As I watched this programme on Channel 4 last night, it filled me with great joy to see just how far 3D printing has come just by virtue of the fact that it was featured on prime time TV on a Sunday evening. The coverage was positive, presented simply and informatively and came across as a relevant tool for households of the future.
My position on 3D printing and additive manufacturing is unequivocal in that it is a fantastic technology capable of great things for both industry and customised manufacturing — which are just starting to come to fruition. In previous posts, I have given my opinion and predictions on how 3D printing could potentially become a household tool, with a timeline of around 20 years. This was the subject of last night's programme, and it did a convincing job, although no specific timeline was offered.
3D Printing was introduced by the presenter as technology that offers, "a technological revolution in manufacturing and retail and I believe it will be as big as the internet."
Quite a statement. He went on to say that the 3D printing industry is estimated as being worth over £3 billion by 2020. Which sounds a large sum, but in the context of current global tech companies, is just a drop in the ocean. Indeed, 3D printing still has a lot of growing up to do.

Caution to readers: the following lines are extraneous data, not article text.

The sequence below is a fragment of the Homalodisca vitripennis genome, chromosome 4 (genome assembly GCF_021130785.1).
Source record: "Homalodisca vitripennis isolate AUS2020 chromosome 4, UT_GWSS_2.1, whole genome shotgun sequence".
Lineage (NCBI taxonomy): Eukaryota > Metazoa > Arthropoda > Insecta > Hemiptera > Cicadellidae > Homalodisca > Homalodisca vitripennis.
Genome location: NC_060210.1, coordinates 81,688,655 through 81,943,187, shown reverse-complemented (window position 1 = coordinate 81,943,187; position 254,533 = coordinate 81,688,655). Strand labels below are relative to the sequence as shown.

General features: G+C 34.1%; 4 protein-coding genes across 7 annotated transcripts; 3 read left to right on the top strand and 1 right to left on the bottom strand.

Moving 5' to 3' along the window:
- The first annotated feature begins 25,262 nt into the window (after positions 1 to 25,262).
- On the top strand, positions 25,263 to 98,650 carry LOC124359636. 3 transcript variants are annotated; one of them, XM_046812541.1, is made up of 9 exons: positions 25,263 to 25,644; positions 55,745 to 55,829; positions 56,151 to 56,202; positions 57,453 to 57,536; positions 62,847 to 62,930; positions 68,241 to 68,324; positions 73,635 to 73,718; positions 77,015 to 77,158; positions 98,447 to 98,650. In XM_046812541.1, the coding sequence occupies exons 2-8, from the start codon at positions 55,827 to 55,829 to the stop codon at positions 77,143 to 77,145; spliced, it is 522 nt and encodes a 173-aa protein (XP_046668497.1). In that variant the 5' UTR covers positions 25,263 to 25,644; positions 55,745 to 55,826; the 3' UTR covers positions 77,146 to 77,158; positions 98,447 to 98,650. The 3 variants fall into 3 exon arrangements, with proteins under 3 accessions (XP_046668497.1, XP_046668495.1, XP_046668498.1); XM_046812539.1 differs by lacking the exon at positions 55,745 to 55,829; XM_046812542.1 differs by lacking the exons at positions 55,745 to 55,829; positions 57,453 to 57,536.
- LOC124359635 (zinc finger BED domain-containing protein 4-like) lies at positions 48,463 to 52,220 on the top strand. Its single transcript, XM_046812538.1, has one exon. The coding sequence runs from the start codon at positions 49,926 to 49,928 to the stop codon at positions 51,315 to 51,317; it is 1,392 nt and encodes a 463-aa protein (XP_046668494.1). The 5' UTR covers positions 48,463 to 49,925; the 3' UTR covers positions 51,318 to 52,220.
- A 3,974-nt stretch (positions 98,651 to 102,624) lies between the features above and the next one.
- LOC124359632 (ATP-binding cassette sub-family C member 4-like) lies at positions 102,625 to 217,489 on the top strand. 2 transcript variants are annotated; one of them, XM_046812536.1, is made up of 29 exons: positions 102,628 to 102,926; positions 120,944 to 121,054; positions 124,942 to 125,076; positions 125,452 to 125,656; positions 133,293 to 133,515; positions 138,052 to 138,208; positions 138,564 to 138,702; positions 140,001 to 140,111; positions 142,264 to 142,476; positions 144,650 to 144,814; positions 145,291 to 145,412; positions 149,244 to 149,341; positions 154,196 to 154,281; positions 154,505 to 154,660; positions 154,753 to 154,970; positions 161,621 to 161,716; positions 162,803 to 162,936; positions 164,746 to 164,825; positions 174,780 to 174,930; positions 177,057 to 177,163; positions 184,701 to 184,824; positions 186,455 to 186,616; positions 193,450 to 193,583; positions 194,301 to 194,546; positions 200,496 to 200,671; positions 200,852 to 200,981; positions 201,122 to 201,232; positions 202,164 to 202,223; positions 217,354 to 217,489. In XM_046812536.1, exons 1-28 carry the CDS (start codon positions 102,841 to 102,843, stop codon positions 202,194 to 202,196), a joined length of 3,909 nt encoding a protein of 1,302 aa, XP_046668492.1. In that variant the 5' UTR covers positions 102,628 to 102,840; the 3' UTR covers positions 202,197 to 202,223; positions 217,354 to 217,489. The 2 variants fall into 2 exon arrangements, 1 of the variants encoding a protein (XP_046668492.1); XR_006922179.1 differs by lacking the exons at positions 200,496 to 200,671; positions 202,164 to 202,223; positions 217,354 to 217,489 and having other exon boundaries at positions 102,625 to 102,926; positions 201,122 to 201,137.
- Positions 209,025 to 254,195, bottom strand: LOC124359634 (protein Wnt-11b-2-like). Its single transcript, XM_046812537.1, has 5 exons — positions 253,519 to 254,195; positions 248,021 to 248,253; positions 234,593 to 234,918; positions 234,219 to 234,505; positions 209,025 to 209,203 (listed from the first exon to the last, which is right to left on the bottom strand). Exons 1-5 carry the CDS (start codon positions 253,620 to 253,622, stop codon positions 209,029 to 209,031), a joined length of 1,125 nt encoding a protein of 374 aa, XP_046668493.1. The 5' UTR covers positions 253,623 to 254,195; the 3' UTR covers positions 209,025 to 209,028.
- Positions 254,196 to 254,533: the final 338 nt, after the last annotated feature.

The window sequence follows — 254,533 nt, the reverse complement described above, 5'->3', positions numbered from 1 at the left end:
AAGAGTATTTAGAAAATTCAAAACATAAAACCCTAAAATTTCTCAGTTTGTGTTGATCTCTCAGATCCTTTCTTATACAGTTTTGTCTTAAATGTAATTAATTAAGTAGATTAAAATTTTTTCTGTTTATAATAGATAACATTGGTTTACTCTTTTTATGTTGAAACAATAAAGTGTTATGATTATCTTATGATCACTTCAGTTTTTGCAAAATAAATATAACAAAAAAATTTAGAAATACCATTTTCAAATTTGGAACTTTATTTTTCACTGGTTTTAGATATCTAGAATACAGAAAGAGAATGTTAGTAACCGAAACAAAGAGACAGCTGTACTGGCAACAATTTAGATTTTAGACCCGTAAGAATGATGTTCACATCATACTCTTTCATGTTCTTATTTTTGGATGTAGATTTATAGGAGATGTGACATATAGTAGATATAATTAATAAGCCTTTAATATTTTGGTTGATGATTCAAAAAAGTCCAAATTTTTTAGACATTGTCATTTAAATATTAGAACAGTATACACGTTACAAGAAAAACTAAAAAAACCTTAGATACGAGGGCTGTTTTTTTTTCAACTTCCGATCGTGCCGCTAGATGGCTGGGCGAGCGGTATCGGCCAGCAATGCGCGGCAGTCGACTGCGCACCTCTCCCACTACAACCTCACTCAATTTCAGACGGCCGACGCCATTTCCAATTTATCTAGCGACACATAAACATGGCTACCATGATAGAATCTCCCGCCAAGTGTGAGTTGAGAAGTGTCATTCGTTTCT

A couple of things left me feeling a little uneasy though as I watched (resulting in the occasional twitch) namely that the programme made no reference to costs or required know-how, the assumption being it was a plug-and-play activity with a cursory nod to the need for design input via one's computer. It is precisely these issues that will, in my opinion, determine whether 3D printing does become a viable household tool in time. Those together with the material choices and material handling capabilities. Household use of 3D printing will require continued evolution of the processes that result in plug & play machines, well under £1000, that can process multiple materials safely & easily, and don't take up quite as much space as the Objet machine that was sat in the corner of the dining room in the "house of the future". The only other twitchy moment came when Mia, the daughter of the house of the future, was asked her opinion of the opportunities for customisation that 3D printing offered. She was excited and very obviously inspired by the tech, but this quote sums up the monumental cultural shift that also has to take place, in that Mia, a teenager, said, "I'd still prefer to go out and shop."